Not all DMA systems are created the same. They can vary in their accuracy, their fees, and how long they take to process orders. As they involve your interface with the trading platform being routed directly to the market through the broker’s computers, there are various ways of fulfilling this function and no industry-standard. Having said that, the DMA version of order entry is more likely to be uniform and orders fulfilled as expected.
The market maker model of order entry is obviously more open to a broker’s discretion and misuse. It was the original way in which contracts for difference were traded before exchanges existed, and it works quite well. Your CFD order is not placed directly on the market, trading is slower, especially in fast moving markets. The fact is that competition has tended to keep brokers straight on the pricing, and excluded or eliminated many of the providers who wanted to take advantage of the system. However, it is worth noting that market makers do not hedge 100% of their CFD positions and can make money when you lose money.
It is also easy to forget that the market maker system is exactly the way that all markets and exchanges used to operate in the past. The trading floor of an exchange would have market makers, usually concentrating on one stock or group of stocks, who would shout out the prices and take the orders. Market making at a broker is not as noisy or hectic, but the principle of trying to match orders and hold together the book for the security is still the same.
So a benefit of trading CFDs with a market maker is that you can do things you cannot do with shares, such as guarantee your exit price. Another advantage that you get with the market maker system is that you can find CFDs in practically all markets, so you have a large range of products available for your trading. There is no standardization so you will have individual interest rates and brokerage costs, and you are reliant on competition to ensure that these offer good value.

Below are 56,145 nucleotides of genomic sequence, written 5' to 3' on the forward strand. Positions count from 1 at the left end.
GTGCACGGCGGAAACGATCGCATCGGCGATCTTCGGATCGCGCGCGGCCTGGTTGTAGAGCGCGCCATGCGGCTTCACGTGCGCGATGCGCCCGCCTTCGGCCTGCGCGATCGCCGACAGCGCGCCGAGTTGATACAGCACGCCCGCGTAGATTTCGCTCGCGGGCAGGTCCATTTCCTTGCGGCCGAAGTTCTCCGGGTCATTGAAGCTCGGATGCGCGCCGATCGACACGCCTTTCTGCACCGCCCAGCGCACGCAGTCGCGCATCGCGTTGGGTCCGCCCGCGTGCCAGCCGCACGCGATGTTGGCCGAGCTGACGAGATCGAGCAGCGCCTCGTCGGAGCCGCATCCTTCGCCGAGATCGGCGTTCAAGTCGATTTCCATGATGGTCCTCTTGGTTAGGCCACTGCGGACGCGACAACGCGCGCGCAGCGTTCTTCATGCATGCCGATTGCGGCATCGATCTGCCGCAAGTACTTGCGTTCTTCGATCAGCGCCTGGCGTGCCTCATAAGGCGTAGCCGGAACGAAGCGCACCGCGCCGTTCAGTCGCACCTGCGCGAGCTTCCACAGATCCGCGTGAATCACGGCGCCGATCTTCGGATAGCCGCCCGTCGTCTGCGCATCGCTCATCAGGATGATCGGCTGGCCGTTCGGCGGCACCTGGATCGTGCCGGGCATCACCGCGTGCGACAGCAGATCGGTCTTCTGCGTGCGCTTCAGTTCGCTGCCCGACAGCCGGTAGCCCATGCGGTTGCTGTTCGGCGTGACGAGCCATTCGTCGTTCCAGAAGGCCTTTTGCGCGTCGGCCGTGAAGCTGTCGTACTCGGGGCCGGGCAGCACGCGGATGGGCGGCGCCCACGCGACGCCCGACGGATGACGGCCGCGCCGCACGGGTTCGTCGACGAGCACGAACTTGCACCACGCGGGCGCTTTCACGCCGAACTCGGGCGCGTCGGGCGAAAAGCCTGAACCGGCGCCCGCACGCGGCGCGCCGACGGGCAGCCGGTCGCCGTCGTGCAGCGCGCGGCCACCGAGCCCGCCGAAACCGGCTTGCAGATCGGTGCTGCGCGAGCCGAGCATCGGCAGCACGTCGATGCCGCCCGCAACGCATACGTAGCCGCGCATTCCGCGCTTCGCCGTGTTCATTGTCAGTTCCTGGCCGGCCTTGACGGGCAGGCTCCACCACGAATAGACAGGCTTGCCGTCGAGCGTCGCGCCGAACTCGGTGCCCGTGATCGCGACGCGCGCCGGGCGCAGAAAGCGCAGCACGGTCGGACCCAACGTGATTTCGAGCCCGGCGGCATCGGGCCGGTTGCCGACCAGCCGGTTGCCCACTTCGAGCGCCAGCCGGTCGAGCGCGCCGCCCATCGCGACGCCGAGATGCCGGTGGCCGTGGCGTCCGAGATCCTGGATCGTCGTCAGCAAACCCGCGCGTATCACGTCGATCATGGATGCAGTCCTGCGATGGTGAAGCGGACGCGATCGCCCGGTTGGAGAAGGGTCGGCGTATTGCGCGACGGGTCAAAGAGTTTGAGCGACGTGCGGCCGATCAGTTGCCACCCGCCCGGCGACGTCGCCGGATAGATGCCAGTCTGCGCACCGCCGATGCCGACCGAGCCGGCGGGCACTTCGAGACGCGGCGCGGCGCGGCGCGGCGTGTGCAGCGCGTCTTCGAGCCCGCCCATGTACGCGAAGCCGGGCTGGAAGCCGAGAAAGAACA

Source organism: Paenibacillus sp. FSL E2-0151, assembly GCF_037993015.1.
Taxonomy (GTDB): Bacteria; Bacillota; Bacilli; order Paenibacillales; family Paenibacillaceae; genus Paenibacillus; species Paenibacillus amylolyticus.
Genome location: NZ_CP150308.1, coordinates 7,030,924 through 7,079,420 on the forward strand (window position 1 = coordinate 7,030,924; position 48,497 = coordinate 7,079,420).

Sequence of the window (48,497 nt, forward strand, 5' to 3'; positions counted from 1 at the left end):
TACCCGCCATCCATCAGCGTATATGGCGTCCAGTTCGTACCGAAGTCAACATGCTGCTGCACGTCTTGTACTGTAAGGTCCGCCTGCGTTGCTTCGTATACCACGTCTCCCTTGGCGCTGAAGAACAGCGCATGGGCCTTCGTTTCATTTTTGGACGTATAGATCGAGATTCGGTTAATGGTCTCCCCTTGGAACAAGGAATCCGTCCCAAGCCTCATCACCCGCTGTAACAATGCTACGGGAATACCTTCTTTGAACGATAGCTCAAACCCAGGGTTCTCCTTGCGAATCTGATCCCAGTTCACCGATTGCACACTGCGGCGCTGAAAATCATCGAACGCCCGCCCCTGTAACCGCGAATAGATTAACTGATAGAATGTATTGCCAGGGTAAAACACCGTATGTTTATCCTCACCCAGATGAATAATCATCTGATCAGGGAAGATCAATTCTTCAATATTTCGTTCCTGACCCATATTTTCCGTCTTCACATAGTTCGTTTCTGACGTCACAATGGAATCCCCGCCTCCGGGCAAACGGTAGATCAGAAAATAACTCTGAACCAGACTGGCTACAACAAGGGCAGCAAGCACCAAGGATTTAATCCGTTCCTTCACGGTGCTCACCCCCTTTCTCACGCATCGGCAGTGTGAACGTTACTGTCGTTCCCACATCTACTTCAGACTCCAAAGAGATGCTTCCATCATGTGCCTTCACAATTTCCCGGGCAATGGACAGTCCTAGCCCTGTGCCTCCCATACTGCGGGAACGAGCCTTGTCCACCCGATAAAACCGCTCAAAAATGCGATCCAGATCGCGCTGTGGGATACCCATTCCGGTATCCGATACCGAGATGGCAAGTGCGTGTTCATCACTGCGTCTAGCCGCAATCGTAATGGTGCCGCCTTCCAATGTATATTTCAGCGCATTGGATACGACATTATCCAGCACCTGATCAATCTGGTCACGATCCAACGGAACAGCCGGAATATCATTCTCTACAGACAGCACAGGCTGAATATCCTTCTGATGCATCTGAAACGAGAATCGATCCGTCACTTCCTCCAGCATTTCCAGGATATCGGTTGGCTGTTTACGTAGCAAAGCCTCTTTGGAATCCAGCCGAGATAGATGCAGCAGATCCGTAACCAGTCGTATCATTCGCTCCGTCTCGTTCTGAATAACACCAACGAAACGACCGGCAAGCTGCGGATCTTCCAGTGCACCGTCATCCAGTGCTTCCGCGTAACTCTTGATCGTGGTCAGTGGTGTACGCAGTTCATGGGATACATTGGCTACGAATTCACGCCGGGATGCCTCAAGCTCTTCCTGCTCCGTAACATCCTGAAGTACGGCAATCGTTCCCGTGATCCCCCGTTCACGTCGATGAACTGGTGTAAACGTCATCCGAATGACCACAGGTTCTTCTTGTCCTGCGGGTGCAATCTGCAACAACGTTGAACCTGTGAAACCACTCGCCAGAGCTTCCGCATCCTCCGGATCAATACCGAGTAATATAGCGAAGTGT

One of the disincentives for these brokers converting to the DMA system is the sheer cost for the customised software, which can run into millions of dollars. As fees are expected to be less with DMA, there is little incentive for the provider to change unless to match the competition. However, in the long term, given that market makers provide access to a much wider range of markets than a DMA service, you’ll find that it’s useful to have access to both DMA (Direct Market Access) and market maker.
It is worth noting that the market-made CFDs are currently the most popular as investors are able to trade CFDs over indices and forex currency pairs. Direct Market Acess (DMA) CFDs tend to be more common with day traders that already trade shares for the reason that DMA CFDs allow stock market traders to participate in the opening and closing phases of the market as well as interact directly with the order book of the underlying share over which the DMA CFD is based. In any case it is important to note that both CFD types have useful utilities and you simply have to choose the type that satisfies your trading needs.